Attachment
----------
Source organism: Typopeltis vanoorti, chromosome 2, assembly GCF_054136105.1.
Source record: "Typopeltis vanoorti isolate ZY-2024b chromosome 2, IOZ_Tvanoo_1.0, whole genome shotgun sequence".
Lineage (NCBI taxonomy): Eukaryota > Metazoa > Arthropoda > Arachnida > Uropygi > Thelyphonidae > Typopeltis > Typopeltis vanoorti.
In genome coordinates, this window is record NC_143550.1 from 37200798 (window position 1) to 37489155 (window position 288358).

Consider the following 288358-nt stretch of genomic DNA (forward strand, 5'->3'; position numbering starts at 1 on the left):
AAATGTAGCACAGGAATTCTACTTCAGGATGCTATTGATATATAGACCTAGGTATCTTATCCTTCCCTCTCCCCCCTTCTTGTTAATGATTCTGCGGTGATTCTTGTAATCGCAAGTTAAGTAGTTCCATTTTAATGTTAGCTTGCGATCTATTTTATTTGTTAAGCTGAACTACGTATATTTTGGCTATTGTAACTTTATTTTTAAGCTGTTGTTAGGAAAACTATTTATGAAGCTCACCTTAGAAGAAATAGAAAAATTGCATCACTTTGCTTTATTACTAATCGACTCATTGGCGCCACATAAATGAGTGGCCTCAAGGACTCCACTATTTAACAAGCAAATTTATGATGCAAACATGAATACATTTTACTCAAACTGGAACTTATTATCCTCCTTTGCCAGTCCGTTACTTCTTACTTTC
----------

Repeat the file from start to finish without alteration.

Source organism: Typopeltis vanoorti, chromosome 2, assembly GCF_054136105.1.
Source record: "Typopeltis vanoorti isolate ZY-2024b chromosome 2, IOZ_Tvanoo_1.0, whole genome shotgun sequence".
Lineage (NCBI taxonomy): Eukaryota > Metazoa > Arthropoda > Arachnida > Uropygi > Thelyphonidae > Typopeltis > Typopeltis vanoorti.
In genome coordinates, this window is record NC_143550.1 from 37200798 (window position 1) to 37489155 (window position 288358).

Consider the following 288358-nt stretch of genomic DNA (forward strand, 5'->3'; position numbering starts at 1 on the left):
AAATGTAGCACAGGAATTCTACTTCAGGATGCTATTGATATATAGACCTAGGTATCTTATCCTTCCCTCTCCCCCCTTCTTGTTAATGATTCTGCGGTGATTCTTGTAATCGCAAGTTAAGTAGTTCCATTTTAATGTTAGCTTGCGATCTATTTTATTTGTTAAGCTGAACTACGTATATTTTGGCTATTGTAACTTTATTTTTAAGCTGTTGTTAGGAAAACTATTTATGAAGCTCACCTTAGAAGAAATAGAAAAATTGCATCACTTTGCTTTATTACTAATCGACTCATTGGCGCCACATAAATGAGTGGCCTCAAGGACTCCACTATTTAACAAGCAAATTTATGATGCAAACATGAATACATTTTACTCAAACTGGAACTTATTATCCTCCTTTGCCAGTCCGTTACTTCTTACTTTC